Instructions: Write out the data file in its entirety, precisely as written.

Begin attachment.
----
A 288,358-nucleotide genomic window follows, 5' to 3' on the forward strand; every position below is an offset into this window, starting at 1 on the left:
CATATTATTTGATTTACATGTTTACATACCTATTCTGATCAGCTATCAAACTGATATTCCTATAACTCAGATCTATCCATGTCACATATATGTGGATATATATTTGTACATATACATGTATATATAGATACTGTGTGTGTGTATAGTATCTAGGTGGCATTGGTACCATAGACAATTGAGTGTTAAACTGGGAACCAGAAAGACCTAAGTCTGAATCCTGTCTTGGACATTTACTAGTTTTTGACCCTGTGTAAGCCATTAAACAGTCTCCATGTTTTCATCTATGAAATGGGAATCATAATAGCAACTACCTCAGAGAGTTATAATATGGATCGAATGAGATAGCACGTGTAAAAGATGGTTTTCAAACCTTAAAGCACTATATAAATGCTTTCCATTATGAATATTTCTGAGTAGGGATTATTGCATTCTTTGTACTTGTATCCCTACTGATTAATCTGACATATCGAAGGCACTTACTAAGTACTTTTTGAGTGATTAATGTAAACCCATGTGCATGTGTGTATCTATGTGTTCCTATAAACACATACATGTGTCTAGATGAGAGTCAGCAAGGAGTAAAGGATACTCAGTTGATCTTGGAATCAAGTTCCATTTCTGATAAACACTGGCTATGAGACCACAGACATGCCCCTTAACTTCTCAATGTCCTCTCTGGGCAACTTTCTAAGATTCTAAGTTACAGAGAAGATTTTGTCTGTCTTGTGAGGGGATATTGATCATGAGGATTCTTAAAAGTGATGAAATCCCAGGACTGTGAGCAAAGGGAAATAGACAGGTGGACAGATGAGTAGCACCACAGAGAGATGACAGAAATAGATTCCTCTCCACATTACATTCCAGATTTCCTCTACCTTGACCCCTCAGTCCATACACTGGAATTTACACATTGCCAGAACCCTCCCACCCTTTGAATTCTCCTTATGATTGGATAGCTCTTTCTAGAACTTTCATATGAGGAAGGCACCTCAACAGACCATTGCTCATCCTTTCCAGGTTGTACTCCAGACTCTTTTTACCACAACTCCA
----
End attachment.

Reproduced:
A 288,358-nucleotide genomic window follows, 5' to 3' on the forward strand; every position below is an offset into this window, starting at 1 on the left:
CATATTATTTGATTTACATGTTTACATACCTATTCTGATCAGCTATCAAACTGATATTCCTATAACTCAGATCTATCCATGTCACATATATGTGGATATATATTTGTACATATACATGTATATATAGATACTGTGTGTGTGTATAGTATCTAGGTGGCATTGGTACCATAGACAATTGAGTGTTAAACTGGGAACCAGAAAGACCTAAGTCTGAATCCTGTCTTGGACATTTACTAGTTTTTGACCCTGTGTAAGCCATTAAACAGTCTCCATGTTTTCATCTATGAAATGGGAATCATAATAGCAACTACCTCAGAGAGTTATAATATGGATCGAATGAGATAGCACGTGTAAAAGATGGTTTTCAAACCTTAAAGCACTATATAAATGCTTTCCATTATGAATATTTCTGAGTAGGGATTATTGCATTCTTTGTACTTGTATCCCTACTGATTAATCTGACATATCGAAGGCACTTACTAAGTACTTTTTGAGTGATTAATGTAAACCCATGTGCATGTGTGTATCTATGTGTTCCTATAAACACATACATGTGTCTAGATGAGAGTCAGCAAGGAGTAAAGGATACTCAGTTGATCTTGGAATCAAGTTCCATTTCTGATAAACACTGGCTATGAGACCACAGACATGCCCCTTAACTTCTCAATGTCCTCTCTGGGCAACTTTCTAAGATTCTAAGTTACAGAGAAGATTTTGTCTGTCTTGTGAGGGGATATTGATCATGAGGATTCTTAAAAGTGATGAAATCCCAGGACTGTGAGCAAAGGGAAATAGACAGGTGGACAGATGAGTAGCACCACAGAGAGATGACAGAAATAGATTCCTCTCCACATTACATTCCAGATTTCCTCTACCTTGACCCCTCAGTCCATACACTGGAATTTACACATTGCCAGAACCCTCCCACCCTTTGAATTCTCCTTATGATTGGATAGCTCTTTCTAGAACTTTCATATGAGGAAGGCACCTCAACAGACCATTGCTCATCCTTTCCAGGTTGTACTCCAGACTCTTTTTACCACAACTCCA